May 18th, 2017 12:30 – 15:00
When a disaster strikes, international crisis responders, government agencies and local communities swing into action to support the people affected. Sending relief supplies, setting up reconstruction programs, and sometimes they even put their own life at risk while conducting search and rescue operations. Disaster response is a unique field in which time-pressure and high stakes come together in a challenging operational environment. Science and technology play a crucial role to make sure that the needs of the affected communities are met in a timely manner.
In this workshop, researcher Kenny Meesters, along with Ronald Christiaans, an experienced responder, will provide an introduction into the field of disaster management. What does exactly happen in a large-scale disaster? Why are so many organizations involved and who are they? Why does aid delivery take a long time? And most of all, what challenges do we face in the field and how can we address them?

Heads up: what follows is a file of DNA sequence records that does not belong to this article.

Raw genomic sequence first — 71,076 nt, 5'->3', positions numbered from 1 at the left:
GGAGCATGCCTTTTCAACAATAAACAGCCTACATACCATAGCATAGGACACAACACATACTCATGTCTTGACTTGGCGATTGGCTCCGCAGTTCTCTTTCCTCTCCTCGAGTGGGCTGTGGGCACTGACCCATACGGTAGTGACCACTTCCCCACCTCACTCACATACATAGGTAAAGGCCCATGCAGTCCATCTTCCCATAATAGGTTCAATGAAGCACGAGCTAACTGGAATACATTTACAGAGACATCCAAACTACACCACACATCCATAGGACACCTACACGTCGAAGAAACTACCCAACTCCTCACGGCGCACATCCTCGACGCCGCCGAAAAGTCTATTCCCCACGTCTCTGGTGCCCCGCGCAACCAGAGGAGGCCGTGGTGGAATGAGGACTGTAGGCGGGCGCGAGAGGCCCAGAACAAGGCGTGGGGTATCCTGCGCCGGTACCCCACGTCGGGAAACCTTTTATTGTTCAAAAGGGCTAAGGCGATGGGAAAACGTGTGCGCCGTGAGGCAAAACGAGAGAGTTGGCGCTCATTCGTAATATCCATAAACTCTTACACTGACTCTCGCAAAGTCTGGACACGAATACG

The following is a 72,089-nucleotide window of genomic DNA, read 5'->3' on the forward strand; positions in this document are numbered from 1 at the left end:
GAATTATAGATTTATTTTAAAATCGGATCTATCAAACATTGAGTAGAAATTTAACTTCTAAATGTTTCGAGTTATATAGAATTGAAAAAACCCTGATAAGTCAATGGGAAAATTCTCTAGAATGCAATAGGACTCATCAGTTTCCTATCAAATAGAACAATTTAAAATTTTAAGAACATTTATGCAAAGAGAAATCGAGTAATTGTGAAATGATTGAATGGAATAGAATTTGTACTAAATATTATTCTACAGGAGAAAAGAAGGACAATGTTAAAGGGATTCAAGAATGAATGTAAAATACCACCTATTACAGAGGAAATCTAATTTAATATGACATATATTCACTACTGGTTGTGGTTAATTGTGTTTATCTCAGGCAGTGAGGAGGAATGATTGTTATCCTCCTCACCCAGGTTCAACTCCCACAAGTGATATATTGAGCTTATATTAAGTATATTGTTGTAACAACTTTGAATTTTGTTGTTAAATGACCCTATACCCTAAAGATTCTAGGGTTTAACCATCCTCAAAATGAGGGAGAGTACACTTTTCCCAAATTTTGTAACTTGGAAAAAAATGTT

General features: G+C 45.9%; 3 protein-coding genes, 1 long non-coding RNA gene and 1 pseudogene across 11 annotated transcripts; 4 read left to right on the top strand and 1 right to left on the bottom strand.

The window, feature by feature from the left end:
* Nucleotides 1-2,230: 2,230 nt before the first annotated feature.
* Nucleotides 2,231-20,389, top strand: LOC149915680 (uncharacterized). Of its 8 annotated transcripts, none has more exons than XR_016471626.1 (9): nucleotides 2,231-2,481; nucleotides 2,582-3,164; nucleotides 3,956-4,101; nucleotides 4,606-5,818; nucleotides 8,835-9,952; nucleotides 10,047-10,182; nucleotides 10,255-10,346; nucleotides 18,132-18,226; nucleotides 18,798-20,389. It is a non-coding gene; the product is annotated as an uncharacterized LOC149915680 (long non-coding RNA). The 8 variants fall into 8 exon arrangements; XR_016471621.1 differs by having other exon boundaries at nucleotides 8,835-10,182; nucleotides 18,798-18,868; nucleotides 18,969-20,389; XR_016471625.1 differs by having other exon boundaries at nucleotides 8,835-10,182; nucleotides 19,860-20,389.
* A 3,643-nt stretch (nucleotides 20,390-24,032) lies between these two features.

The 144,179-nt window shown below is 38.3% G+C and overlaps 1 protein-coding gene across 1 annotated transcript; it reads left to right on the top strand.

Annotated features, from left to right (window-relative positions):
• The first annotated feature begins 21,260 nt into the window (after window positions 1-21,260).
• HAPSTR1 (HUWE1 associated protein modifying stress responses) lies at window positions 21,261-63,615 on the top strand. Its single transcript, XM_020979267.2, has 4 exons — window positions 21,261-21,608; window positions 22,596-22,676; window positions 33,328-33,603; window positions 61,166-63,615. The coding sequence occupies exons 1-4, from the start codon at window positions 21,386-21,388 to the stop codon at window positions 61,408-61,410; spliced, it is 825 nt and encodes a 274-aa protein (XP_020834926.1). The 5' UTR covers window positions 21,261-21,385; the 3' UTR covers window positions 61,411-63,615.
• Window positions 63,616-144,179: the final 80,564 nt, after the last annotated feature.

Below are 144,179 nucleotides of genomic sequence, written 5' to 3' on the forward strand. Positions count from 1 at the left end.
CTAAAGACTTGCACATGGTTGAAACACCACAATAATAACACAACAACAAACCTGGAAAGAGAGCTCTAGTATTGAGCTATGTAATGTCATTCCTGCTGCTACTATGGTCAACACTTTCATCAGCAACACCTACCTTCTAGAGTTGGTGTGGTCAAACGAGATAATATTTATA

Are you a bachelor or master student or PhD interested in the field of disaster response and the (potential) role of technology in this field? Or do you want to learn more about the reality of (international) disaster management? Then sign up for this workshop!
Send an e-mail to firstname.lastname@example.org.
Kenny Meesters is a PhD student at the faculty of Technology, Policy and Management and has been studying and working in the field disaster management and crisis response for the last 5 years. He has worked in the field in the aftermath of the 2010 Haiti Earthquake, Typhoon Yolanda, and the Nepal Earthquake. In his research, he focusses on the use of technology in disasters and how to leverage this potential to support disaster responders and those in need.
Ronald Christiaans is internationally involved in disaster response and training. He is part of the international United Nations response team (UNDAC), as well as for the European Union (EU CPT). Besides providing training and supporting exercises, he has been deployed in several field missions, including the recent deployment to Haiti in response to Hurricane Matthew as deputy team leader.